SPS moves for judgment as a matter of law on multiple grounds. First, SPS claims that judgment should be entered in its favor on Zielinski's discrimination claim because there was no evidentiary basis for the jury to have concluded that Zielinski was suspended and terminated because he was Polish. Second, SPS argues that it cannot be found liable for retaliation because there was insufficient evidence to prove a causal connection between Zielinski's protected activity and the adverse employment actions. Third, SPS contends that Zielinski's hostile work environment claim fails as a matter of law both because it was barred by the statute of limitations and because the evidence at trial did not demonstrate a work environment containing sufficiently severe or pervasive discrimination. The Court now discusses each of these claims in turn.

1. Zielinski's Discrimination Claim

Under 42 U.S.C. § 1981 and Title VII, a plaintiff pursuing a claim for discrimination on the basis of national origin must first come forward with enough evidence to establish a prima facie case. See McDonnell Douglas Corp. v. Green, 411 U.S. 792, 802 (1973). If the plaintiff succeeds in establishing his prima facie case, the burden shifts back to the employer to establish a legitimate, non-discriminatory reason for its action. Atkinson v. LaFayette College, 460 F.3d 447, 454 (3d Cir. 2006). Upon the employer's satisfaction of that standard, the burden shifts again to the plaintiff to prove that the non-discriminatory explanation is merely a pretext for discrimination. Id.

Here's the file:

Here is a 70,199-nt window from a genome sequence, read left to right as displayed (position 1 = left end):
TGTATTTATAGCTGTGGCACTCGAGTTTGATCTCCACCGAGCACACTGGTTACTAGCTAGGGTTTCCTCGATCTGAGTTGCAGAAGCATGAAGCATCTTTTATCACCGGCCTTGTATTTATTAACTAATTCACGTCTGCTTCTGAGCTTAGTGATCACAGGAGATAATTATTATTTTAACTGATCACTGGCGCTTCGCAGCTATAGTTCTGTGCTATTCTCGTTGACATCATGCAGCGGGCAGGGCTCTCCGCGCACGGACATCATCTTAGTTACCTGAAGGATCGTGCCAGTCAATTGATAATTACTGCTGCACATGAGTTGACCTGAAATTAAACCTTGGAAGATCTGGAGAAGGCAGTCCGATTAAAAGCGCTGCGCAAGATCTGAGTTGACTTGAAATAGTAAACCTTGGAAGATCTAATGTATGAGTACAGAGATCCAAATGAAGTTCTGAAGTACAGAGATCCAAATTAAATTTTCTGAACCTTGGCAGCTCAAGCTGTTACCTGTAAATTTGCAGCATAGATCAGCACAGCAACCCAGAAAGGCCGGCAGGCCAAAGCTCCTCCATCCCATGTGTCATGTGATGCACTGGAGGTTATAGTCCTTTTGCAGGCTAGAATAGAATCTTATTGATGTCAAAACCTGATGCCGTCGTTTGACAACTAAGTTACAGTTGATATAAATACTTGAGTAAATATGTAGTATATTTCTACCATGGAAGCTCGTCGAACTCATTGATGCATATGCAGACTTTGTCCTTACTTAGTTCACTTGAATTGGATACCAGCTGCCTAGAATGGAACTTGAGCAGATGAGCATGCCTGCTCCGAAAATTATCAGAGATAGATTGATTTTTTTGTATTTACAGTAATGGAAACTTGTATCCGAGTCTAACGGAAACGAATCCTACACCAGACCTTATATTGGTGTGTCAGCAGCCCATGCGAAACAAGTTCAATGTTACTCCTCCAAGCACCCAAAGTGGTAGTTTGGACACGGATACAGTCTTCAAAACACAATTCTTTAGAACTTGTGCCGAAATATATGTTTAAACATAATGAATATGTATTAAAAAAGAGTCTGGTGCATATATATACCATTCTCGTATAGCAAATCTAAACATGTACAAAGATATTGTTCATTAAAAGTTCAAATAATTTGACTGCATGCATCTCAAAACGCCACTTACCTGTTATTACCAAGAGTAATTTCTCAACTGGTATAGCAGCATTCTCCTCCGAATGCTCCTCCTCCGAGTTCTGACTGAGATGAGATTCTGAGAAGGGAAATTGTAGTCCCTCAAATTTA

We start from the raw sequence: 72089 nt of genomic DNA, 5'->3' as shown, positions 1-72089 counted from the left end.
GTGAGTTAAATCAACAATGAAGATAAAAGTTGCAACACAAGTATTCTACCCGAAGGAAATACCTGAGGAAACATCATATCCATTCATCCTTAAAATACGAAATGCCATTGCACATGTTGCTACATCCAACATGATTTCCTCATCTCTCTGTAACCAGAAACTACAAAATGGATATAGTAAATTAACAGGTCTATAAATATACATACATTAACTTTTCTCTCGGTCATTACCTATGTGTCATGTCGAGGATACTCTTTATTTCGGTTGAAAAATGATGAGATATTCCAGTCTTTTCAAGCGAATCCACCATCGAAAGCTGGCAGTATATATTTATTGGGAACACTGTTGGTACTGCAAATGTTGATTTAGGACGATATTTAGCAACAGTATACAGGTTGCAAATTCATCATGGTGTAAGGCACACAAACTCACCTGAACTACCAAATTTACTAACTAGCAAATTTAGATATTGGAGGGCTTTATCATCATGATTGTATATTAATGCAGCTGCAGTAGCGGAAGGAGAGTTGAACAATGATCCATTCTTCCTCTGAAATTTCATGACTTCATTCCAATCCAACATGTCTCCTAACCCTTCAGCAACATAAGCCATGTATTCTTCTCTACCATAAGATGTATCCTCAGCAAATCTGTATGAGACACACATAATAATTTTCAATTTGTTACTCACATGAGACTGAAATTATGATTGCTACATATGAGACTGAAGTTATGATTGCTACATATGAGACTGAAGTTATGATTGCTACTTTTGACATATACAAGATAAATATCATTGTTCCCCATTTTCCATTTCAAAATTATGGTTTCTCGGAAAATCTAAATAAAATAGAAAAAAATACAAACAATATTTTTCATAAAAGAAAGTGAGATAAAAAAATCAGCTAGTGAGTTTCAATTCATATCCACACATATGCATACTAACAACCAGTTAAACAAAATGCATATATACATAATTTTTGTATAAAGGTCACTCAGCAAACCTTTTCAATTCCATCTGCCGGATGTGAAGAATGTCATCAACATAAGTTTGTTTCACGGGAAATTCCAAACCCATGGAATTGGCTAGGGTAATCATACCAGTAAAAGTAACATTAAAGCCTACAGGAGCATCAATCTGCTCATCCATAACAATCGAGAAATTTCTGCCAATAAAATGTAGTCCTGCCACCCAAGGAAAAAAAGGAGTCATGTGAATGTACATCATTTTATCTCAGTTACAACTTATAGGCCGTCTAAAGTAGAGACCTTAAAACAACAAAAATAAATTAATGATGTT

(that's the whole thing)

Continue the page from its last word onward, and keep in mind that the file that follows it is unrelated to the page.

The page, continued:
SPS argues that no reasonable juror could have determined from the evidence at trial that SPS's articulated reason for disciplining Zielinski-namely, his repeated offensive and inappropriate behavior towards his co-workers-was a pretext for discrimination. Viewed in the light most favorable to Zielinski, the trial record establishes the following facts, among others. Beginning in 2004, Zielinski's group leader at the plant, Al Weikel ("Weikel"), began subjecting him to discriminatory and harassing comments. For example, Weikel called Zielinski a "dumb Polack," suggested that he go back to his own country, and made fun of Zielinski's accent. (Tr. I-40.) In 2005, Zielinski complained about Weikel's comments to his manager, Mike Zataveski ("Zataveski"), who in turn reported them to SPS Human Resources ("HR"). (Tr. I-151.) The complaint was investigated, and as a result, Weikel and Zielinski were told that discriminatory language would not be permitted. (Tr. I-96, 166, Exh. D-1.) However, no formal discipline was imposed on either party.